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Park Güell, the garden shaped by Gaudí’s imagination

On the southern face of Monte Carmelo on a 17-hectare estate overlooking Barcelona and the sea, Park Güell, created by the imagination of Catalonia’s brilliant artist Antoni Gaudí, unfolds like a dream become reality. Declared a World Heritage Site in 1984, the park attracts around three million visitors every year seeking to immerse themselves in a universe of winding paths and organic shapes, a dreamlike world where architecture and nature converge. Considered as one of the greatest examples of Catalan Modernism, Park Güell is also a unique expression of the unfettered imagination of Gaudí, who here can be seen rehearsing the naturalist and organicist style that would reach its pinnacle in the Sagrada Familia.

From failed luxury housing development to public park

Towards the end of the nineteenth century, the wealthy Catalan businessman Eusebi Güell, who had already commissioned Gaudí for several different projects, asked him to take on his most ambitious undertaking yet: a luxury housing development for upper-middle-class families. It was to be a kind of garden city in the British style, and it was to be built on an estate Güell had recently acquired on Montaña Pelada (now known as Monte Carmelo). The works (which began in 1900) progressed rapidly, and towards 1907 Güell began to allow the great square to be used for public and private events. At the same time, however, it was becoming apparent that the project would be a commercial failure. The high price of the building plots, and the fact that they were a long way from the city centre (with poor transport links) meant that few potential purchasers came forward. Of the 60 dwellings planned, only two were built: one commissioned by a lawyer friend of Güell, and the other a show house in which Gaudí himself lived, together with his father and niece, between 1906 and 1925. Eventually, the entire building work was abandoned on the outbreak of the First World War in 1914. After the death of Eusebi Güell in 1918, Barcelona City Council decided to buy the estate, which was opened eventually as a public park in 1926.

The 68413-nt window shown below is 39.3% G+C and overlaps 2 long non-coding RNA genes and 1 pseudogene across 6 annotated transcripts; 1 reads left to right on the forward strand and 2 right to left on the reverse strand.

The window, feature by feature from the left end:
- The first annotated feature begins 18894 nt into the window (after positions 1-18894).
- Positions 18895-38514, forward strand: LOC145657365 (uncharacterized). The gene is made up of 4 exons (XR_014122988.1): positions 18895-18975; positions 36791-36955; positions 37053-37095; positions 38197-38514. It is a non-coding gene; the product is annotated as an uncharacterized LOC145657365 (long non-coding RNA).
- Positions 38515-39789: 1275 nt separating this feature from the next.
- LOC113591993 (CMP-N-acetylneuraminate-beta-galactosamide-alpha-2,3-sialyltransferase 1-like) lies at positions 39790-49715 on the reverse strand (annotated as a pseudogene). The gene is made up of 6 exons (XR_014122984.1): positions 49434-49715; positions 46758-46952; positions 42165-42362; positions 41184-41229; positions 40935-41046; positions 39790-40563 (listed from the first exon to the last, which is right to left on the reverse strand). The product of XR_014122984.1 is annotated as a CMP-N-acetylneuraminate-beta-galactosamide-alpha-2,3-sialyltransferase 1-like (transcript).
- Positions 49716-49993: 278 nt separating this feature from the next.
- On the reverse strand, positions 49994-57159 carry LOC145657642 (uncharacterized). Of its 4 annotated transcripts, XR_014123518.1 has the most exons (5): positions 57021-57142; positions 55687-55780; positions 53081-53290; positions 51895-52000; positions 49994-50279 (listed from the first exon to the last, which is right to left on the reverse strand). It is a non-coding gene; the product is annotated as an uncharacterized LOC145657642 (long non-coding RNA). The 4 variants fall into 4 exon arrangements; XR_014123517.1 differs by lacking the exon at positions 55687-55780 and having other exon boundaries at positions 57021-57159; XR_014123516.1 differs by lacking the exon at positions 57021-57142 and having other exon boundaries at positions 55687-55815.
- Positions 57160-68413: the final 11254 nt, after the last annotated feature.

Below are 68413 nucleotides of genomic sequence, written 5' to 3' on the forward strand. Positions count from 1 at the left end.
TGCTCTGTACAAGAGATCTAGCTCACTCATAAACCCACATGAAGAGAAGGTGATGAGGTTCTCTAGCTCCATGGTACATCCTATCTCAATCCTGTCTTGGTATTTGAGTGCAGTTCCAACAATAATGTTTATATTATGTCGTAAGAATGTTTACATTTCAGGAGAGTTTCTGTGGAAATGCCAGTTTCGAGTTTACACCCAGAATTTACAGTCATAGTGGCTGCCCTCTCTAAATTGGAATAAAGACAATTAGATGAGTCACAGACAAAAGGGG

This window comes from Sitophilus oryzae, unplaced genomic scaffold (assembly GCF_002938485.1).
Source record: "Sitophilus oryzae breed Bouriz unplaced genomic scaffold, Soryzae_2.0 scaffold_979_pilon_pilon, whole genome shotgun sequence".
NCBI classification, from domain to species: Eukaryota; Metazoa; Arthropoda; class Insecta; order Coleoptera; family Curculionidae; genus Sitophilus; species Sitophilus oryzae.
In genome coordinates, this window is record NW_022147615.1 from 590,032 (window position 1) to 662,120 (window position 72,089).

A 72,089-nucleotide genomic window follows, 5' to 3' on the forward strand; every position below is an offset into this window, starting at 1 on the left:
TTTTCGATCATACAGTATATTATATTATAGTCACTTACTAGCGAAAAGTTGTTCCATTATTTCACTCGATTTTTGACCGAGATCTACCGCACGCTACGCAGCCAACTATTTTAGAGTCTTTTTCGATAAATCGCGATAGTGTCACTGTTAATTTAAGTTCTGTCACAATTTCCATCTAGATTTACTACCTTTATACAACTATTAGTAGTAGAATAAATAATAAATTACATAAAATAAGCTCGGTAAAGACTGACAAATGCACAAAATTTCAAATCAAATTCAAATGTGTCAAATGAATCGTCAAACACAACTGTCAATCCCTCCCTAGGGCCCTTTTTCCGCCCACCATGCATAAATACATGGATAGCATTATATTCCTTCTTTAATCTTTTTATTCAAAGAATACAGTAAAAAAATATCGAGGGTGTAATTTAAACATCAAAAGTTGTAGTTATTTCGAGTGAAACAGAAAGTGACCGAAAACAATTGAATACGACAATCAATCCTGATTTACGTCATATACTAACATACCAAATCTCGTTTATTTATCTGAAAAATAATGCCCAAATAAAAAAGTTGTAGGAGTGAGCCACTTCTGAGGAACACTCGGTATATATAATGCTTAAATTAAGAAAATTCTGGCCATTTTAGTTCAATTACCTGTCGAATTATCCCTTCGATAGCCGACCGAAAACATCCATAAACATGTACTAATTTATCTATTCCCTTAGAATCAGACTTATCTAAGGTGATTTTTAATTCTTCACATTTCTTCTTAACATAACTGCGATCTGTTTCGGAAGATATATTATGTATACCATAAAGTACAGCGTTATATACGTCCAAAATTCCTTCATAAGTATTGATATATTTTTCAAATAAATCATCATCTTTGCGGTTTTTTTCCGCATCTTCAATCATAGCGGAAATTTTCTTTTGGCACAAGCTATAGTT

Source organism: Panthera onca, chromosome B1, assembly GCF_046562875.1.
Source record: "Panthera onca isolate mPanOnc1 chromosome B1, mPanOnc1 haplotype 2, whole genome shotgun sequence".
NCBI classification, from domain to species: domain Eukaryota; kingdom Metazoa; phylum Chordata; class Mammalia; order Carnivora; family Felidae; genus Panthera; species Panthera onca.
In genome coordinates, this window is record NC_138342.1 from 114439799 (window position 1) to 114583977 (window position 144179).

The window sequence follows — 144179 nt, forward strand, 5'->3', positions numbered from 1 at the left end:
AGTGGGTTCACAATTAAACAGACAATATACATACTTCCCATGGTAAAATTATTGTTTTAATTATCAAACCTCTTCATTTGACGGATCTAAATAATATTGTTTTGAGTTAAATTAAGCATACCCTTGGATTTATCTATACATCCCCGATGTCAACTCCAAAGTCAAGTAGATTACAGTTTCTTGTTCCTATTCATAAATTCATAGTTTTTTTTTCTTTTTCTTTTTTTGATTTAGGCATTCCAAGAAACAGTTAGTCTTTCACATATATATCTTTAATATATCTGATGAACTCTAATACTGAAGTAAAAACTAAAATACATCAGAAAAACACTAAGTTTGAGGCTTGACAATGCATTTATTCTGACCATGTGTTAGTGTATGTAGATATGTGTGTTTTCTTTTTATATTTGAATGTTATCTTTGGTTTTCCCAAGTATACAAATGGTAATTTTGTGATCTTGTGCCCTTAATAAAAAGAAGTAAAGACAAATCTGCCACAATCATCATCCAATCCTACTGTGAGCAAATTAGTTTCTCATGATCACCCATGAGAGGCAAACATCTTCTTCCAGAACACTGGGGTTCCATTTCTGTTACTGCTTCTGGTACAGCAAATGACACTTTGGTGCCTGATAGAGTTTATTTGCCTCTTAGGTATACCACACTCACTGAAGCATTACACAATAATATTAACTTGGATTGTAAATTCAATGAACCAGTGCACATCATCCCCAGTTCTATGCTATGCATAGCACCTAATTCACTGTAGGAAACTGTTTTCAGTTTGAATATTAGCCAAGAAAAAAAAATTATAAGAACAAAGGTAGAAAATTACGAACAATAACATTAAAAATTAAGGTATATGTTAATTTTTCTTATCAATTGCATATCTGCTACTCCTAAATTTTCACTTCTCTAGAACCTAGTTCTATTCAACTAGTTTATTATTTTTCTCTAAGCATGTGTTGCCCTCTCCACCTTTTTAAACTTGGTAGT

Park Güell: a journey through a Modernist fantasy

Gaudí was a devout Catholic, a patriotic Catalan and a lover of Greek and Roman Classical mythology. Therefore, Park Güell should be understood as a symbolic allegory of what, to him, represented the noblest of the earthly and spiritual worlds. The journey envisaged by the artist represents a spiritual ascent to the summit of the mountain (where, according to the original plan, a chapel was to have been built) steeped in references to Classical culture and to a rebirth of the Catalan nation, which had shown its cultural, industrial and city planning flair to the world at the 1888 Barcelona Universal Expo.

The monumental entrance to the Park was conceived as the gate of Paradise, guarded by a wrought-iron grille inspired by palm leaves and flanked by two pavilions in the essential Gaudí style, whose outstanding feature is their domes clad in coloured ceramic tiles. The stone walls are covered with huge medallions inscribed with the words ‘Park’ and ‘Güell’. On the entrance forecourt, visitors are greeted by the sight of the great Dragon Staircase, flanked by two walls with fantastical battlements. Water from a fountain flows down the staircase, channelled through its most meaningful elements: halfway down, the shield of Catalonia; on the top, a dragon overlaid with a ceramic mosaic, or trencadís, which has become one of the park’s icons.